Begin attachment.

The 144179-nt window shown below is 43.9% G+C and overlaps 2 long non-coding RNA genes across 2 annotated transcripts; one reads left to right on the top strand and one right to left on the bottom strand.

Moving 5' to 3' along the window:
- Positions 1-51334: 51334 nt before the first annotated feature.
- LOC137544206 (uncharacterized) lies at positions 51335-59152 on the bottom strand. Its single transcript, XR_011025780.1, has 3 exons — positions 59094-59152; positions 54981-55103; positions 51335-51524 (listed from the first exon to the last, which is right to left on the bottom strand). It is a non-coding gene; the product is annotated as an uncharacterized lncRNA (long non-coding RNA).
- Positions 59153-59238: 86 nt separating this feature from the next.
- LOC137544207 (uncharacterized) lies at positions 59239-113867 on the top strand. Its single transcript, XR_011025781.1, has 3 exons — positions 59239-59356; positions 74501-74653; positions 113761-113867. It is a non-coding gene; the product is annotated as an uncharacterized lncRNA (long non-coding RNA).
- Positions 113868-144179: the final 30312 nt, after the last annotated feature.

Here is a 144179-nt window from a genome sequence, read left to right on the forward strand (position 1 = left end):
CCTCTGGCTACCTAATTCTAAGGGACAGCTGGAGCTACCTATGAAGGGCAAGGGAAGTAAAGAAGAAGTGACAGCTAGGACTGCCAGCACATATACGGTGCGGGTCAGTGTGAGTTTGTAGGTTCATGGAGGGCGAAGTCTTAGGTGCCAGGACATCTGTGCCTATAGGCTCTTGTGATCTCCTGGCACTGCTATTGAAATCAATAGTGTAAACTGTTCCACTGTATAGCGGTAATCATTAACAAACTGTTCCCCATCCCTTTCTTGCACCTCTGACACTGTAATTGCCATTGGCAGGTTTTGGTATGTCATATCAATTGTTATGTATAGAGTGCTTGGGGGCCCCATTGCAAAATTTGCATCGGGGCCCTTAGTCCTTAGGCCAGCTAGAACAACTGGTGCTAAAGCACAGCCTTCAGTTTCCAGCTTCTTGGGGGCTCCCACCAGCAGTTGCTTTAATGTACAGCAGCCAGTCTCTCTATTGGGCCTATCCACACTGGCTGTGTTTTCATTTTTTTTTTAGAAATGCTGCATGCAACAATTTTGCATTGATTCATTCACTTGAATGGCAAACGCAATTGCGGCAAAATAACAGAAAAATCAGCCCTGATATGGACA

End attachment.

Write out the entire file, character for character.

The 144179-nt window shown below is 43.9% G+C and overlaps 2 long non-coding RNA genes across 2 annotated transcripts; one reads left to right on the top strand and one right to left on the bottom strand.

Moving 5' to 3' along the window:
- Positions 1-51334: 51334 nt before the first annotated feature.
- LOC137544206 (uncharacterized) lies at positions 51335-59152 on the bottom strand. Its single transcript, XR_011025780.1, has 3 exons — positions 59094-59152; positions 54981-55103; positions 51335-51524 (listed from the first exon to the last, which is right to left on the bottom strand). It is a non-coding gene; the product is annotated as an uncharacterized lncRNA (long non-coding RNA).
- Positions 59153-59238: 86 nt separating this feature from the next.
- LOC137544207 (uncharacterized) lies at positions 59239-113867 on the top strand. Its single transcript, XR_011025781.1, has 3 exons — positions 59239-59356; positions 74501-74653; positions 113761-113867. It is a non-coding gene; the product is annotated as an uncharacterized lncRNA (long non-coding RNA).
- Positions 113868-144179: the final 30312 nt, after the last annotated feature.

Here is a 144179-nt window from a genome sequence, read left to right on the forward strand (position 1 = left end):
CCTCTGGCTACCTAATTCTAAGGGACAGCTGGAGCTACCTATGAAGGGCAAGGGAAGTAAAGAAGAAGTGACAGCTAGGACTGCCAGCACATATACGGTGCGGGTCAGTGTGAGTTTGTAGGTTCATGGAGGGCGAAGTCTTAGGTGCCAGGACATCTGTGCCTATAGGCTCTTGTGATCTCCTGGCACTGCTATTGAAATCAATAGTGTAAACTGTTCCACTGTATAGCGGTAATCATTAACAAACTGTTCCCCATCCCTTTCTTGCACCTCTGACACTGTAATTGCCATTGGCAGGTTTTGGTATGTCATATCAATTGTTATGTATAGAGTGCTTGGGGGCCCCATTGCAAAATTTGCATCGGGGCCCTTAGTCCTTAGGCCAGCTAGAACAACTGGTGCTAAAGCACAGCCTTCAGTTTCCAGCTTCTTGGGGGCTCCCACCAGCAGTTGCTTTAATGTACAGCAGCCAGTCTCTCTATTGGGCCTATCCACACTGGCTGTGTTTTCATTTTTTTTTTAGAAATGCTGCATGCAACAATTTTGCATTGATTCATTCACTTGAATGGCAAACGCAATTGCGGCAAAATAACAGAAAAATCAGCCCTGATATGGACA